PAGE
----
So, they had hopes in the West for this new Anglo-Indian relationship, and William Q. Judge, an Irish-American directed his efforts toward western theosophists, telling them, that they did not need to run to India to be taught by Indian Yogis, and in fact, that obstructions against the theosophical movement were likely to come about through what he called the “Yogi craze.” This being long before the 60s, 70s and 80s, the Christians and the Vatican blamed this on heretical elements, including the theosophical movement, which in its original expression condemns personality/guru/hero-worship, as a hindrance to the promulgation of its ideas.

“This movement has, among others, an object which should be borne in mind. It is the union of the West with the East, the revival in the East of those greatnesses which once were hers, the development in the West of that Occultism which is appropriate for it, so that it may, in its turn, hold out a helping hand to those of older blood who may have become fixed in one idea, or degraded in spirituality.” (William Q. Judge, Letters That Have Helped Me)

“Let us refer to the published record which is in The Occult World, by Mr Sinnett, where K.H. says what I quote: “I had come for a few days, but now find that I myself cannot endure for any length of time the stifling magnetism even of my own countrymen. [Italics mine. – J] I have seen some of our proud old Sikhs drunk and staggering over the marble pavement of their sacred temple. (…) I turn my face homeward tomorrow.” (William Q. Judge)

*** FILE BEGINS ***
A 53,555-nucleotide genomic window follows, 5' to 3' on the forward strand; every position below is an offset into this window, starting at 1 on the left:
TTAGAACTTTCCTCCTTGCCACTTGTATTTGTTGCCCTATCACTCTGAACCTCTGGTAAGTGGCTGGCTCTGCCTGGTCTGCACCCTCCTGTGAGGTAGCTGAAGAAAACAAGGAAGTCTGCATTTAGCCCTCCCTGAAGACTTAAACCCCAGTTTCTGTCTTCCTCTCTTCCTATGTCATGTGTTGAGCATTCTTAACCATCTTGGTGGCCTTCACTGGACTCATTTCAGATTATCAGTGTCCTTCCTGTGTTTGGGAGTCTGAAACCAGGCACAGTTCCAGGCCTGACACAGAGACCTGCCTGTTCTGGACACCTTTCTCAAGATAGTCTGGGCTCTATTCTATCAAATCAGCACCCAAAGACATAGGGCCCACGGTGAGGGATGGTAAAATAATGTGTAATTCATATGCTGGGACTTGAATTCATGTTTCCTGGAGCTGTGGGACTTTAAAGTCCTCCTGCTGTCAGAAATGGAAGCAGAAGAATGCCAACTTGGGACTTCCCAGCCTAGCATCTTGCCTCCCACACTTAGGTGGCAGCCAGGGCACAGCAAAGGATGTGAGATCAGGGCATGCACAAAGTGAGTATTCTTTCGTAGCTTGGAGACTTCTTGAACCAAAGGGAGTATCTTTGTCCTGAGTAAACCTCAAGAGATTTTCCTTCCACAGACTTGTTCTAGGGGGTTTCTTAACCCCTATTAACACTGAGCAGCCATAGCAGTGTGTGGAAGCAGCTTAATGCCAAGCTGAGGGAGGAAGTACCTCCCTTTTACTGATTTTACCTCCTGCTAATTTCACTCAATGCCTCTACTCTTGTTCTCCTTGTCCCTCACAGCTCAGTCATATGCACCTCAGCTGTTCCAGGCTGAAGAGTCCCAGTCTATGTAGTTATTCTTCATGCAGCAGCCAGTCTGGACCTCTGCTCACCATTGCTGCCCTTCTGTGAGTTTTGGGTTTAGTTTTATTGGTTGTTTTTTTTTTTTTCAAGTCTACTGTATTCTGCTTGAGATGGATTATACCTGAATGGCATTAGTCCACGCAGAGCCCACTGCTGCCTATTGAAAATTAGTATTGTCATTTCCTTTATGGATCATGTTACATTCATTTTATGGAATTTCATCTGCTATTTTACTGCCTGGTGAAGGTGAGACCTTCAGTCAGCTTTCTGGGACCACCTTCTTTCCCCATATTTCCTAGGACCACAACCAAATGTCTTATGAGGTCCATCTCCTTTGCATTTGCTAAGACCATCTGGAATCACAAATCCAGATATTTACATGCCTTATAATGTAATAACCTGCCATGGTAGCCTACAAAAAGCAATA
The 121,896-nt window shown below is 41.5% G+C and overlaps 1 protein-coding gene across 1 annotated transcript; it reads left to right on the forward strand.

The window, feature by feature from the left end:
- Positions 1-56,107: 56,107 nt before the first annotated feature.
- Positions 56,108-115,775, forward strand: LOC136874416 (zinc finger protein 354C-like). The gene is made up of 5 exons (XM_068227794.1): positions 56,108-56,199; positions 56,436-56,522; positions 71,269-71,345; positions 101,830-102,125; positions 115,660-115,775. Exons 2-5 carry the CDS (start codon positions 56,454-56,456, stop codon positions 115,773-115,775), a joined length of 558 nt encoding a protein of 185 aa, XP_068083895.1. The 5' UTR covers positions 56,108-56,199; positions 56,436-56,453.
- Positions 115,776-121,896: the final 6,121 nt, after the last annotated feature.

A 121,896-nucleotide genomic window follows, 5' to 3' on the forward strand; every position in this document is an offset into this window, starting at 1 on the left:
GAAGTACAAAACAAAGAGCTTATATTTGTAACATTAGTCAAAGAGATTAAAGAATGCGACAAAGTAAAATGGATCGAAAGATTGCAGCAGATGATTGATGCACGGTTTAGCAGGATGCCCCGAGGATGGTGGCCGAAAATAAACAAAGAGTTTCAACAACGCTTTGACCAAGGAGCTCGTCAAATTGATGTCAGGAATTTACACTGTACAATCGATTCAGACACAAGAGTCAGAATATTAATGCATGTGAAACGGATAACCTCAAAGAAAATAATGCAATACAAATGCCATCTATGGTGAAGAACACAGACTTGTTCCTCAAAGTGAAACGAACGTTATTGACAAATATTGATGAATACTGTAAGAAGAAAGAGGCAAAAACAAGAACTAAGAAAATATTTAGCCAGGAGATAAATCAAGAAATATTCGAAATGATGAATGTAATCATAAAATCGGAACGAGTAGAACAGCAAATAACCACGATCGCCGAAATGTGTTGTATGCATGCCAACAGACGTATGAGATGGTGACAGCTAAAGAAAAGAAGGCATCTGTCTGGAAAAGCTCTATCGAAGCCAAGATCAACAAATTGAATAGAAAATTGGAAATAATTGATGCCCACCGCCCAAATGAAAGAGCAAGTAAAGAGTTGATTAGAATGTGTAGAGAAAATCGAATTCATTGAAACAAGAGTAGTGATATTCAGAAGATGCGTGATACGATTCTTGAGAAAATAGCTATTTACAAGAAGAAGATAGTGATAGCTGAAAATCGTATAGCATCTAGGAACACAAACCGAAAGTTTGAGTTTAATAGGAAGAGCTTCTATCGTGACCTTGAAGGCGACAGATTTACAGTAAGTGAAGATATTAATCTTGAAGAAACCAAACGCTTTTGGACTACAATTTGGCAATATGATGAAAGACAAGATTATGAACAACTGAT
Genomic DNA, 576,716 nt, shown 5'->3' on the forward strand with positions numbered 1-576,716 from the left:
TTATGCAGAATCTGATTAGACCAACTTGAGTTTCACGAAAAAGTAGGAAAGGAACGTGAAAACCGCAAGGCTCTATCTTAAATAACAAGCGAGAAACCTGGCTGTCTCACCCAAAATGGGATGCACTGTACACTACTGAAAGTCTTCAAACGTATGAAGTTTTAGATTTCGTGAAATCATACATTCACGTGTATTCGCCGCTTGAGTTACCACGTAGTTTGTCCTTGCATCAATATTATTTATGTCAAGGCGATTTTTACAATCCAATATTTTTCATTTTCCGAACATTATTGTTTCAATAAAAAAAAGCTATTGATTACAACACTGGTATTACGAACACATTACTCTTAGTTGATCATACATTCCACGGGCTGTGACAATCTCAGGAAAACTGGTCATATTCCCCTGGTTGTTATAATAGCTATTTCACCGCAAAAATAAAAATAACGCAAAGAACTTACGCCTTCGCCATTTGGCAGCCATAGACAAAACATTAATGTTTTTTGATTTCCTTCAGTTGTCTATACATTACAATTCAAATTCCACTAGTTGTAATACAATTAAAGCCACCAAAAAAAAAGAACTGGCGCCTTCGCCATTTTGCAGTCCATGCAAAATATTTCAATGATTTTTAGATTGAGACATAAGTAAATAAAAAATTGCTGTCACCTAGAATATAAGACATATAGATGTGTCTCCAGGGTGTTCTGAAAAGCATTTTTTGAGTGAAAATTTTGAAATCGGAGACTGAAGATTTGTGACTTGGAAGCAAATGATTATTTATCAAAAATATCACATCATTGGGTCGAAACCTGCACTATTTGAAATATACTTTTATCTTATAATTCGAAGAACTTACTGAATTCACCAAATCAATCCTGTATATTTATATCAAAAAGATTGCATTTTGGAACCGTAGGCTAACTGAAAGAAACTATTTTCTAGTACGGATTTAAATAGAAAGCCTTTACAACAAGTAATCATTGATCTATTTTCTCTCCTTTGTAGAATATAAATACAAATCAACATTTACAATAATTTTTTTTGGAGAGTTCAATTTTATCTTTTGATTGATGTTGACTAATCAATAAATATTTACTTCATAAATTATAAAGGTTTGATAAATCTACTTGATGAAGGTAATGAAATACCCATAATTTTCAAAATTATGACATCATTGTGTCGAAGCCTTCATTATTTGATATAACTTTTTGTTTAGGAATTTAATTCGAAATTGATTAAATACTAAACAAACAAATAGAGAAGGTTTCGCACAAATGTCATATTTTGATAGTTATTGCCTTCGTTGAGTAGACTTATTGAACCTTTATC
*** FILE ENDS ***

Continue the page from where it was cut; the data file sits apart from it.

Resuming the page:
Judge states, that the desire of the theosophical movement is not to “have members think that Eastern methods are to be followed, Eastern habits adopted, or the present East made the model or the goal. The West has its own work and its duty, its own life and development. Those it should perform, aspire to and follow, and not try to run to other fields where the duties of other men are to be performed. If the task of raising the spirituality of India, now degraded and almost suffocated, were easy, and if thus easily raised it could shine into and enlighten the whole world of the West, then, indeed, were the time wasted in beginning in the West, when a shorter and quicker way existed in the older land. But in fact it is more difficult to make an entry into the hearts and minds of people who, through much lapse of time in fixed metaphysical dogmatism, have built in the psychic and psycho-mental planes a hard impervious shell around themselves, than it is to make that entry with Westerners who, although they may be meat eaters, yet have no fixed opinions deep laid in a foundation of mysticism and buttressed with a pride inherited from the past.” (William Q. Judge, The Path, 1895)